Like Night and Day

Admittedly not my best photography – these are cellphone photos (I sent my camera with Daughter Trinidad to Hawaii – she’s currently on a trip there with her high school marching band) – but I thought I would share the difference here between yesterday afternoon and pre-dawn today.


This morning – by daybreak there was 4 inches of snow on the ground

Poor Trin – she’s been wishing for snow for weeks!


Change is in the Air

This image

Is going to become this

Tonight – central  Oklahoma, where I live, is under a winter storm warning. For days we have been urged to prepare for ice followed by snow and to expect to be stuck for 2-3 days.

To dramatize:

You can see that lower level winds were northerly while upper level winds were westerly – and whatever direction the winds were blowing they reminded me of those famous lyrics “O!!!klahoma, where the wind comes sweeping down the plains! “

Double Trouble


I live way out in the country and the store closest to my home is the Corner Market. My husband and I decided to brave the icy roads last night to get popsicles for our son, Zack, who had been sick all day. Unfortunately, the Corner Market had closed early and even though we didn’t get popsicles, we did get a good laugh when we saw an unlikely duo feasting on food left out for the kitties who live at the Corner Market. I had only my cellphone with me so the photo quality isn’t so great, but I thought it was worth sharing B-)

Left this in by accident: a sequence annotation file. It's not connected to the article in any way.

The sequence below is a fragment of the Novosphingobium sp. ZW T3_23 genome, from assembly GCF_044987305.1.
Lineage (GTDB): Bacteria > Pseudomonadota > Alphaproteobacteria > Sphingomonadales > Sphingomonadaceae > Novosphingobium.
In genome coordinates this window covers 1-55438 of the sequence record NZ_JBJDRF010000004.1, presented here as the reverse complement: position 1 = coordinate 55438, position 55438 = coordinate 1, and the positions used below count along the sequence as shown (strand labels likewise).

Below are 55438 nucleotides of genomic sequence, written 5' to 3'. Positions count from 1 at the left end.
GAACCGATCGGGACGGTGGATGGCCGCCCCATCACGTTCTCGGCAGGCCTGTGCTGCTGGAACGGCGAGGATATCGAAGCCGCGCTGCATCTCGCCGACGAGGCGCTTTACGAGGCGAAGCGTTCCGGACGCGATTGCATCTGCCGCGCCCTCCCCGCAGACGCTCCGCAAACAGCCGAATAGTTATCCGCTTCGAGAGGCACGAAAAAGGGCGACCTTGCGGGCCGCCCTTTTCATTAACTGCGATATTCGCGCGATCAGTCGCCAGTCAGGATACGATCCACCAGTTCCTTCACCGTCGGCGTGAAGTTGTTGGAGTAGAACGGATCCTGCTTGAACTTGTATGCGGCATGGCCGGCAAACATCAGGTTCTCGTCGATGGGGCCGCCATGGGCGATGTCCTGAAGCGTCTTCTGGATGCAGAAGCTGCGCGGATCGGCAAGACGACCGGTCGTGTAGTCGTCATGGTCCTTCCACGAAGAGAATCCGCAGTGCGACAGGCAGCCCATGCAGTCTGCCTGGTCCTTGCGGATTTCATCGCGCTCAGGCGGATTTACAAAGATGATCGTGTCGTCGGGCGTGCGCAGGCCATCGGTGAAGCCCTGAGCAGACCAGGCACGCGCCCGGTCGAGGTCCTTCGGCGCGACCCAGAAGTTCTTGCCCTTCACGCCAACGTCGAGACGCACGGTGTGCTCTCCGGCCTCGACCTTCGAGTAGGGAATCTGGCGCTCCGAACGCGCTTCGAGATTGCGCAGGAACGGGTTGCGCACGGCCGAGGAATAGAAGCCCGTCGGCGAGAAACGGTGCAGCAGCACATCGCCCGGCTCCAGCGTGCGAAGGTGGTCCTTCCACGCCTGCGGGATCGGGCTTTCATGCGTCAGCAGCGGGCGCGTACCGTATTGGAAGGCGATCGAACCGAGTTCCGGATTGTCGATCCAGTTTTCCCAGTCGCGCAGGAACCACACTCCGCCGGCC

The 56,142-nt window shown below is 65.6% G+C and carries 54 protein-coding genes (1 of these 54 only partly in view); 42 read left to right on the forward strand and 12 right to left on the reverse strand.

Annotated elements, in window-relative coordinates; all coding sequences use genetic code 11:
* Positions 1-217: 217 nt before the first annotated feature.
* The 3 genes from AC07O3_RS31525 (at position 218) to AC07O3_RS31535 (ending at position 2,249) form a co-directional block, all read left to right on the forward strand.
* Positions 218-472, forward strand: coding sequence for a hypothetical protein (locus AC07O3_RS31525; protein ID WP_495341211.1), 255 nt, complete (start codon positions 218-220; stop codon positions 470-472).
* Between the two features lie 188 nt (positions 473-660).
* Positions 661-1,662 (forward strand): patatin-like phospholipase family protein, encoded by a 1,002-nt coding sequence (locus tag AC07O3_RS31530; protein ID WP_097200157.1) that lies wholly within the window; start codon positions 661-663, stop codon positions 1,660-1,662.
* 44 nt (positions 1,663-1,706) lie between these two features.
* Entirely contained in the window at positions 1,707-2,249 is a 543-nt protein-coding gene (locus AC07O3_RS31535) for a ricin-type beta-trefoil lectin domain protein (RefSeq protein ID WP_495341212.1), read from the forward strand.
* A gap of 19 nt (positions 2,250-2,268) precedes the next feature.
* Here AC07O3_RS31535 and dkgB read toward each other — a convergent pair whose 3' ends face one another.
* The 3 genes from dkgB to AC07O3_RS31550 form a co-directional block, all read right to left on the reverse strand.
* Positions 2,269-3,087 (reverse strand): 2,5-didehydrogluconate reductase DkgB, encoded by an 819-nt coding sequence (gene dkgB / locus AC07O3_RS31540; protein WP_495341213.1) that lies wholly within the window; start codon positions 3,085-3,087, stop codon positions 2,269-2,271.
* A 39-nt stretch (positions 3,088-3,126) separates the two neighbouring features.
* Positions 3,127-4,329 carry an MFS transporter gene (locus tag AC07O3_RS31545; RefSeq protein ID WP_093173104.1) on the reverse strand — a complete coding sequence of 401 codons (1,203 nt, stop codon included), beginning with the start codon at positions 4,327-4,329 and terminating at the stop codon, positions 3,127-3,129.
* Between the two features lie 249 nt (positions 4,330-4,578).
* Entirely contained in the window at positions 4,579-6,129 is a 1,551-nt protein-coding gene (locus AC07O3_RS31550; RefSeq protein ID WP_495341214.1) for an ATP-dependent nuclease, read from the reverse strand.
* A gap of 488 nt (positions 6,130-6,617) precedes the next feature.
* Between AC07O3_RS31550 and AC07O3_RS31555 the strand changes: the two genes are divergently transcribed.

Cold as Ice

It’s not officially winter yet, but winter obviously pays no mind to the calendar. It’s supposed to warm up enough today to melt the ice – but the weather report says to expect 2-3 inches of snow tomorrow.  Awesome!



Work in Progress

Four months after a devastating tornado tore through the Oklahoma City suburb of Moore, Oklahoma, the recovery process continues.

Satellite images show the scale of the damage caused by the massive EF5 tornado that was on the ground for nearly 40 minutes and traveled a distance of 17 miles. EF5 is the highest rating on the Enhanced Fujita scale. At its widest, the May 20th tornado was 1.3 miles across.

Shannan Rhodes, a bricklayer who owns a mason company with his father, has worked in the aftermath of both the May 3, 1999 Moore tornado and the May 20, 2013 tornado.

Rhodes has over 25 years experience in the construction industry, and he estimates that recovery from the May 20th  tornado in Moore will take another year and a half or two years. He points out that cleanup is still ongoing, and there is much that still needs to be done.

Rhodes observes, “All the cameras are turned off now, four months later and it’s something we should all not forget. We should not forget those people, and help them any way we can because they’re still needing help, even four months later.”

This is a video I did for one of my classes: